Fleming 9

Results

Fleming 9 Results Figure 7: H NMR of 4-carbethoxy-5-methyl-3(2H)-furanone in chloroform-d

Figure 7: 1 H NMR of 4-carbethoxy-5-methyl-3(2H)-furanone in chloroform-d

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Fleming 10 Figure 8: NMR 4-carbethoxy-2-(m,p-dihydroxybenzylidene)-5-methyl-3(2H)-furanone in DMSO

Figure 8: 1 NMR 4-carbethoxy-2-(m,p-dihydroxybenzylidene)-5-methyl-3(2H)-furanone in DMSO

Fleming 11

Fleming 11 Figure 9: H NMR of the compound made when attempting to produce (1) .

Figure 9: 1 H NMR of the compound made when attempting to produce (1).

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Fleming 12 Figure 10: H NMR of the aldehyde in chloroform -d

Figure 10: 1 H NMR of the aldehyde in chloroform -d

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Fleming 13 Figure 11: H NMR of amine in chloroform-d

Figure 11: 1 H NMR of amine in chloroform-d

Fleming 14

Conclusions The synthesis of (1) was unsuccessful, however, the NMR data suggests that the novel compound shown in Figure 12 may have been produced. This structure has been hypothesized due to the lack of phenanthroline protons present in Figure 9. If the structure of this compound can determined in the future and if it can be purified, biological studies may be conducted.

Fleming 14 Conclusions The synthesis of (1) was unsuccessful, however, the NMR data suggests that the

Figure 12: Compound that may have been produced in the attempt to make (1)

Compound (2) was not able to be produced successfully due to lack of time. Additional attempts to synthesize 2 will be carried out during the upcoming academic year, following the scheme showed in Figure 5. The synthesis of (3) is ongoing. If successful, the reaction scheme will be optimized in order to maximize yield of the product. (3) along with the platinated product will be tested against cancer cells in order to determine their cytotoxicity.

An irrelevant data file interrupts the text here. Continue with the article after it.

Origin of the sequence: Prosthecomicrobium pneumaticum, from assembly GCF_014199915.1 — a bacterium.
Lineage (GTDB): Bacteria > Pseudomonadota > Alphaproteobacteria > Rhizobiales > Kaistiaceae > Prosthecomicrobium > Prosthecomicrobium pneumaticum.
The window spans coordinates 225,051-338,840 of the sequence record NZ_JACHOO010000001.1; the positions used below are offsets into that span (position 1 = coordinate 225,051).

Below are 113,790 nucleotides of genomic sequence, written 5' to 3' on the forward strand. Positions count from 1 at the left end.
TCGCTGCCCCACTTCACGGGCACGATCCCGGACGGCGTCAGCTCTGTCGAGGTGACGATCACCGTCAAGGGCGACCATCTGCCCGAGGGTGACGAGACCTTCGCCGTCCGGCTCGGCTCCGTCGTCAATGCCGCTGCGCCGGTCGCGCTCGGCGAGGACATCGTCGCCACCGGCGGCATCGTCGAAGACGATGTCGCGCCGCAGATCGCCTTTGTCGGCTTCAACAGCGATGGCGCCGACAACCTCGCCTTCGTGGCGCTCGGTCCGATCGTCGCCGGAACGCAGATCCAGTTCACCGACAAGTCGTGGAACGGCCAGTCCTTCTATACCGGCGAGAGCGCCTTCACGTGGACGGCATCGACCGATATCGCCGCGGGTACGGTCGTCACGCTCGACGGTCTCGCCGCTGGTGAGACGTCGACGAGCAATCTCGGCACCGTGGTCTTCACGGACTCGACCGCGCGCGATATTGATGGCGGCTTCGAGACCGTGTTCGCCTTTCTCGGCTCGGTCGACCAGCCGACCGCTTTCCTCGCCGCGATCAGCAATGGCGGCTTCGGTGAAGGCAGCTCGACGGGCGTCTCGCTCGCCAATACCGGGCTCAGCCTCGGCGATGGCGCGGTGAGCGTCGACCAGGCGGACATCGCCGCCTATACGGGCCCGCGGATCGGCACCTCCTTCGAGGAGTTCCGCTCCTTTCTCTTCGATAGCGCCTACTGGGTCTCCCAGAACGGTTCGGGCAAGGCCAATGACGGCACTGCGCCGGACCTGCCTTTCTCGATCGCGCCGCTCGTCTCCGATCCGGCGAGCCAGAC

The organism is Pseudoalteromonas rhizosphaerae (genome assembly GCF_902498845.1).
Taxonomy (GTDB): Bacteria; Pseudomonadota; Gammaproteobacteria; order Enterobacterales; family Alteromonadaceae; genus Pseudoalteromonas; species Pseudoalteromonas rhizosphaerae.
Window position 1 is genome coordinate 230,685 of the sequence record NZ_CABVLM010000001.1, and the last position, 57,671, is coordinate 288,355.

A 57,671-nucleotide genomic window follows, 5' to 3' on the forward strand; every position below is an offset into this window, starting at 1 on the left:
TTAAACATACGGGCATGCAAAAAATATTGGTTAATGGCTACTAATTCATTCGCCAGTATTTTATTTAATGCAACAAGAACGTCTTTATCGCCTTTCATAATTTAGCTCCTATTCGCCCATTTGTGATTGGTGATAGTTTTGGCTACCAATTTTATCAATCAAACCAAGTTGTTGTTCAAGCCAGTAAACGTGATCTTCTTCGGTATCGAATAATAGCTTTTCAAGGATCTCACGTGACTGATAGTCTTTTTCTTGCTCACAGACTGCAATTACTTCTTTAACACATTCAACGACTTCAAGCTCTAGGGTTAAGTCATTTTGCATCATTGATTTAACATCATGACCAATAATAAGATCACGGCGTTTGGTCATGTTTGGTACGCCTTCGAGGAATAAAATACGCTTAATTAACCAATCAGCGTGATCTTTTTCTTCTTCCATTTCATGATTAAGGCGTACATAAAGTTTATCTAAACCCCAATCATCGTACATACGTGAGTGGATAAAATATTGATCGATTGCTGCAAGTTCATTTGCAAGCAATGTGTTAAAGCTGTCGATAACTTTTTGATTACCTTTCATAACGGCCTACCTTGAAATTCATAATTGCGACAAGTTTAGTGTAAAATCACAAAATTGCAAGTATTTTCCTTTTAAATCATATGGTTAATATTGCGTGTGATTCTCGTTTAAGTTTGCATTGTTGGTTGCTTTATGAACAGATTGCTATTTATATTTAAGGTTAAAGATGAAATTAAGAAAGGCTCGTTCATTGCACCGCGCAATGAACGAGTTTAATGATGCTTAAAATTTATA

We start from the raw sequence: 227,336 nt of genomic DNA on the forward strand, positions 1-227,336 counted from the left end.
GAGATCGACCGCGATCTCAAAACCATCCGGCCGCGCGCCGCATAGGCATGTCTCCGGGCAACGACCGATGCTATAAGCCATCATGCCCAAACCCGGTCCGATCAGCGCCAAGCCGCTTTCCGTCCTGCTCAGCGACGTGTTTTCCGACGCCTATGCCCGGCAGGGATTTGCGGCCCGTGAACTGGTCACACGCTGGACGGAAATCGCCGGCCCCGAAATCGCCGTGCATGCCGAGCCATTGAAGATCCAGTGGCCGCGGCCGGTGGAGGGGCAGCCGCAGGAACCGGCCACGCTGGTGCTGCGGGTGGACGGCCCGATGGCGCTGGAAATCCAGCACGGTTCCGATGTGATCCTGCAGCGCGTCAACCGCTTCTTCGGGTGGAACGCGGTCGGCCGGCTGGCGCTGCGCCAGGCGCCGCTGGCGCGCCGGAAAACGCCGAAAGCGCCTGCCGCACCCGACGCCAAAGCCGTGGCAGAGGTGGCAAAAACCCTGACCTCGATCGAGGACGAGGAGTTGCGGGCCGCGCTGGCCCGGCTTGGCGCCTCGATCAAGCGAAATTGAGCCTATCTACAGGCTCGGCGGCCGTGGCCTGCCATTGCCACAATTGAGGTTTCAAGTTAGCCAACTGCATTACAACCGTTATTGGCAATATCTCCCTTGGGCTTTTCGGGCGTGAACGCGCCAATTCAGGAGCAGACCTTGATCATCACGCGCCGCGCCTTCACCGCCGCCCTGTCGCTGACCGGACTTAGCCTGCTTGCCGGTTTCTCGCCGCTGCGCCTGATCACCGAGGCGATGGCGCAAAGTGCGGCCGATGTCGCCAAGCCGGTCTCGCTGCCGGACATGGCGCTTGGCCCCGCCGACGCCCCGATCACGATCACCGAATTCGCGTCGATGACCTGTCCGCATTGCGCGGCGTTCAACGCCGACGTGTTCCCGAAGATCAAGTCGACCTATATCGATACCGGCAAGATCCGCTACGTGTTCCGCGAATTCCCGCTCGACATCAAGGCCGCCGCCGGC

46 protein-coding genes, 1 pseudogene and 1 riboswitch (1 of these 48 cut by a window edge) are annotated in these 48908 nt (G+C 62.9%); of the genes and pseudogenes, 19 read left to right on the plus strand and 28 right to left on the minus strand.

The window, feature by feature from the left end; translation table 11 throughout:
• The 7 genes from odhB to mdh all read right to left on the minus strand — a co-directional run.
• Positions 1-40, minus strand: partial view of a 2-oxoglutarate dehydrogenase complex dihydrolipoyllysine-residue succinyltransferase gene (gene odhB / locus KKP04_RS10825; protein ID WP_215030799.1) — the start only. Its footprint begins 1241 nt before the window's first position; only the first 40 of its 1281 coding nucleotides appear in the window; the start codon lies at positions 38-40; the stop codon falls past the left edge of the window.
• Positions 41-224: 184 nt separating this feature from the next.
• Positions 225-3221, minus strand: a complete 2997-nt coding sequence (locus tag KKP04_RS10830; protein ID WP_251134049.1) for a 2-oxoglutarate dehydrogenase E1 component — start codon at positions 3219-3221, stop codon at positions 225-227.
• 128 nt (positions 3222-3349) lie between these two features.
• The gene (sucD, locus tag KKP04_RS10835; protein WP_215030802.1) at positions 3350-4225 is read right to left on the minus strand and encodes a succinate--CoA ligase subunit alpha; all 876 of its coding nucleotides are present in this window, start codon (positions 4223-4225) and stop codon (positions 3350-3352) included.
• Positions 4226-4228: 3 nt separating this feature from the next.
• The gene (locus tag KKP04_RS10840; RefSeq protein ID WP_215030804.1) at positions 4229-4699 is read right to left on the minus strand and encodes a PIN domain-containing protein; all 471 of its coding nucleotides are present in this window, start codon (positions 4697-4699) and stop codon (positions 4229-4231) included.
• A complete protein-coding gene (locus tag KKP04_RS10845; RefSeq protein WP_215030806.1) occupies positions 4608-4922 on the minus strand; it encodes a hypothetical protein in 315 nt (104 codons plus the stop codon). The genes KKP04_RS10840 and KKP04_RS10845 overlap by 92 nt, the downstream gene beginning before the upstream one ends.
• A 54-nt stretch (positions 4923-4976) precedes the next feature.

Fleming 15

References

  • 1. "Defining Cancer." National Cancer Institute. National Institutes of Health, n.d. Web.

  • 2. “Surveillance Epidemiology and End Results.” National Cancer Institute. National Institutes

of Health, n.d. Web.

  • 3. Wang, Shaoyu, Vincent J. Higgens, Janice R. Aldrich-Wright, and Ming J. Wu. "Identification

of the Molecular Mechanisms Underlying the Cytotoxic Action of a Potent Platinum

Metallointercalator." J Chem Biol. 5.2 (2012): 51-61. Pubmed. Web. 20 Mar. 2013.

  • 4. Min-Hsiung, Pan, Lai Ching-Shu, Kuo Yu-Ching, and Ho Chi-Tang. "Comparative Studies on

Biological Activity of Inotilone and Methylinotilone from Inonotus Species." Molecular Biology

of Functional Food (2010): 448-56. Web.

  • 5. “NCI Dictionary of Cancer Terms.” National Cancer Institute. National Institutes of Health,

n.d. Web.

  • 6. Slim, Mohamed, Nela Durisic, Peter Grutter, and Hanadi F. Sleiman. "DNA-Protein

Noncolvalent Cross-Linking: Ruthenium Dipyridophenazine Biotin Complex for the Assembly of Proteins and Gold Nanoparticles on DNA Templates." ChemBioChem 8 (2007):

804-12. Print.